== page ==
In September, Circulation, a digital Non-Emergency Medical Transportation (NEMT) exchange, merged with LogistiCare, the largest broker of NEMT rides in the country. The combined entity’s goal is to improve access to healthcare by creating a large-scale logistics network available on-demand, fundamentally changing the way individuals consume healthcare services. But I'm getting ahead of myself.
Let's start at the beginning. In 2014, John Brownstein and Robin Heffernan were working with public health data and thinking about how to improve flu vaccination rates. Inspired by the growing popularity of ride sharing, they approached Uber with a big idea--why not use Uber vehicles to bring flu vaccinations to people right in their own homes? Uber agreed to pilot the concept in three cities.
It was a resounding success and a look at the numbers makes this very clear. Forty-two percent of the people participating in the program had never received a flu shot before even though they were young, ambulatory, and lived near a CVS or Walgreens that offered flu shots. Transportation emerged as a key, yet often overlooked, dynamic of care. The team realized that providing these services on demand had fundamentally changed the way patients consumed health care, but wanted a business based on more than flu vaccinations alone. They applied their learnings more broadly and brought in Jared Hawkins, who was then the Director of Informatics Innovation at Boston Children’s Hospital. They also partnered with Klick Health Co-founder and CEO Leerom Segal and the agency was named the exclusive commercialization partner for the new company named Circulation. Klick provided the seed capital, developed the brand and go-to-market strategy, and helped to develop the initial prototype of the platform. Together, they created Circulation, a transportation exchange that coordinates all healthcare logistics--from people to prescriptions.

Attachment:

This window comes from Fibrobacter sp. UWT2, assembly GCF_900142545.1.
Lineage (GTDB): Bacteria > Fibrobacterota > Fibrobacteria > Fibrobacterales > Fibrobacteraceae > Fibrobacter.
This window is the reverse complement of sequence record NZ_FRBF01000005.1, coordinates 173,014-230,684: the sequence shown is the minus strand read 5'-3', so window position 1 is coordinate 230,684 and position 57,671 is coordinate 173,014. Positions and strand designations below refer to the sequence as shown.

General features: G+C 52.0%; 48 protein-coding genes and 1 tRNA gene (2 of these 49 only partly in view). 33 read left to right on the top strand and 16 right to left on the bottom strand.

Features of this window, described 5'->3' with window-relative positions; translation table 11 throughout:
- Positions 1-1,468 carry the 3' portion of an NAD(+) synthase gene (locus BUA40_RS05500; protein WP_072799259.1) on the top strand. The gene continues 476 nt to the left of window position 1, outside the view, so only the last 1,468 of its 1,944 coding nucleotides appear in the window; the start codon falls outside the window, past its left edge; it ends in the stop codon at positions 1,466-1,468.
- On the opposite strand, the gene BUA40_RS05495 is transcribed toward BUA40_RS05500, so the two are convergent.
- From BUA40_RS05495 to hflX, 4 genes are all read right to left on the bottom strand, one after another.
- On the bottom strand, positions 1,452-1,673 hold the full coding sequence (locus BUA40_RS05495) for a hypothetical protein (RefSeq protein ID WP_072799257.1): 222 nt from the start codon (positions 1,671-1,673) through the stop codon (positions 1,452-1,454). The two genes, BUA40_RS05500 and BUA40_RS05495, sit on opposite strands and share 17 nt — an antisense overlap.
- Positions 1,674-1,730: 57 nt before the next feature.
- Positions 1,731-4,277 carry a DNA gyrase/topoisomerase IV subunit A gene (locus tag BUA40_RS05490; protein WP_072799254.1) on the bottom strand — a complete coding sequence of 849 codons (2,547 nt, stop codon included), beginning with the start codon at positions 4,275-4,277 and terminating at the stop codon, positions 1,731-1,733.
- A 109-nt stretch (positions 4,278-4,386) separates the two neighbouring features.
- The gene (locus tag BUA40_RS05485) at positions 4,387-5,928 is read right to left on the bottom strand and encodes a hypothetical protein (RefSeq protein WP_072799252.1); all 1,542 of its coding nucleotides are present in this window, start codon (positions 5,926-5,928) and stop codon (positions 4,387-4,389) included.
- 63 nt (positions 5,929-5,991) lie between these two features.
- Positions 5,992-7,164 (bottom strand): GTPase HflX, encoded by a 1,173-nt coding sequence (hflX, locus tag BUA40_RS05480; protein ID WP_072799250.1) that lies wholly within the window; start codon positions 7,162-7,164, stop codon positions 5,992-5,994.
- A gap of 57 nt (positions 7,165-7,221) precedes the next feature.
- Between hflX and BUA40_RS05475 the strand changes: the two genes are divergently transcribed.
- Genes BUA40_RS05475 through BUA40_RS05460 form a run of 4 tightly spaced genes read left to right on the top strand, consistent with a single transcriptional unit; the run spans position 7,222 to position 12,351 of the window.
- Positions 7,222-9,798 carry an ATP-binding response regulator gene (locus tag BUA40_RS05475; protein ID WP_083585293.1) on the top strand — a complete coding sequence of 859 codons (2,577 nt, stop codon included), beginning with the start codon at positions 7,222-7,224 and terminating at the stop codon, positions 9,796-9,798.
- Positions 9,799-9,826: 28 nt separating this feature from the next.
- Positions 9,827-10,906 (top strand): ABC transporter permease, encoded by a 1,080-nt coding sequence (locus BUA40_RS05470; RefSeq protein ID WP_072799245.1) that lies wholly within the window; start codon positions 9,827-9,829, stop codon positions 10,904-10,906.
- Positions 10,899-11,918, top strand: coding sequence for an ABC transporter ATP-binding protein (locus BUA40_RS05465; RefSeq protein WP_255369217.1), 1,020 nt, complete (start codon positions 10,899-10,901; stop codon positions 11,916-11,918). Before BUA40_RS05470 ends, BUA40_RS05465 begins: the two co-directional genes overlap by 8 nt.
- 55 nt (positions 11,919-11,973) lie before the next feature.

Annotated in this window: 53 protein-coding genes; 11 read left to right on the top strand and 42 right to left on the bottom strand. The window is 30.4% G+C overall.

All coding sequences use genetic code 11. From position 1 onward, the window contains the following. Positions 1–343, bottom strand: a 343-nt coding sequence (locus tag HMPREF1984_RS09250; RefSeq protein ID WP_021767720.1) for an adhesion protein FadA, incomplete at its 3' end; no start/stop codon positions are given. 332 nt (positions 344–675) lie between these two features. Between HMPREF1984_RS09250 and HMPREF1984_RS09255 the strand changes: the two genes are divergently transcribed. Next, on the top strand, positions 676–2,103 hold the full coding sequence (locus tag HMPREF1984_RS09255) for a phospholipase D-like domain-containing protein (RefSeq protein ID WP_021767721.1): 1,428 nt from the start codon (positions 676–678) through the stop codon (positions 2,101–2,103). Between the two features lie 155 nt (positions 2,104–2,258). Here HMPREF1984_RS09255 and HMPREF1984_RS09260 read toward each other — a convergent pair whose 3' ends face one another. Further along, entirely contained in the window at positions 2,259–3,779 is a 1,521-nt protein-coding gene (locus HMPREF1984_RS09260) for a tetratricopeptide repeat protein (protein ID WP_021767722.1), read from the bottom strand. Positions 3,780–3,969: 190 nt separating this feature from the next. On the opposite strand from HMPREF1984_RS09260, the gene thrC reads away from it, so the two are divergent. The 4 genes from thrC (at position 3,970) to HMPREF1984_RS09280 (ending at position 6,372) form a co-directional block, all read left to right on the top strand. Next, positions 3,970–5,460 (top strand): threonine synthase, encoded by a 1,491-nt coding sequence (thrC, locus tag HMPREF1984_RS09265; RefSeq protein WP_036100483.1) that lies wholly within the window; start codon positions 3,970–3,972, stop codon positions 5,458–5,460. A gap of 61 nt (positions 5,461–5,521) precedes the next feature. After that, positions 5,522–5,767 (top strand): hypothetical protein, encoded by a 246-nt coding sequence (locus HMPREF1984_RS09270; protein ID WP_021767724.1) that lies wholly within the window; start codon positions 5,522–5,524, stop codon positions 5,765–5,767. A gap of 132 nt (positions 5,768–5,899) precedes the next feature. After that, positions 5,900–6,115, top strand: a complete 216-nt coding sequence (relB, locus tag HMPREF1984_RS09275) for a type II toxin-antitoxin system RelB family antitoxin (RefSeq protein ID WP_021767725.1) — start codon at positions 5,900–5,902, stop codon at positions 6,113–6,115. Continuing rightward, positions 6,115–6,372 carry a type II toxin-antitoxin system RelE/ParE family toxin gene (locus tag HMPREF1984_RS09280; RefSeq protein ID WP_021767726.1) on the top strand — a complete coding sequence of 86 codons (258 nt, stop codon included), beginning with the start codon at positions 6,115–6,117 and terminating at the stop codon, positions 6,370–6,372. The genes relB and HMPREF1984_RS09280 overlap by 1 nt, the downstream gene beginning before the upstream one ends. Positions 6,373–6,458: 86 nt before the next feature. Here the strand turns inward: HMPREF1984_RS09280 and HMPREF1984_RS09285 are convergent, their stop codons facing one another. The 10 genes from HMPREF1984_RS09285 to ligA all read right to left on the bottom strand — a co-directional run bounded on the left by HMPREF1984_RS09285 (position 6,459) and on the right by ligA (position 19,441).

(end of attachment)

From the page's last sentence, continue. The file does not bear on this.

We have always focused on helping life science clients solve complex problems and improving the wellbeing of patient populations. Our commercialization partner model is an extension of that mandate. John and Robin had a disruptive idea that we knew had the potential to transform the medical transportation landscape. Given our understanding of the ecosystem, we understood the degree to which leveraging our breadth of talent could help this idea realize full market potential. That’s why we leaned into every facet of incubation from developing the brand, to supporting the build of the platform, and ultimately the commercialization process. We’re very proud to have co-founded Circulation and can already see that it is having a profound impact the patient experience.
Leerom Segal, CEO and Co-founder of Klick Health
In today's health tech world, it's clear that silos are coming down and innovation is a function of a more diverse collection of stakeholders. The recent and successful journey of Circulation reflects this "new thinking" and forces us to take a look at innovation and partnerships. Hospitals, advertising agencies, Uber, and data scientists are carving out new roles in healthcare as innovators and game-changers with bold solutions that help improve care.
A version of this article first appeared on Forbes.
About the Author
I am the Founder of NOSTALAB -- a leading digital health think tank providing business and marketing insights to help the life science industry navigate the complex aspects of innovation in the context of exponential change. I help define, dissect and deliberate global trends in digital health as an active participant working with clinicians, innovators and patients.
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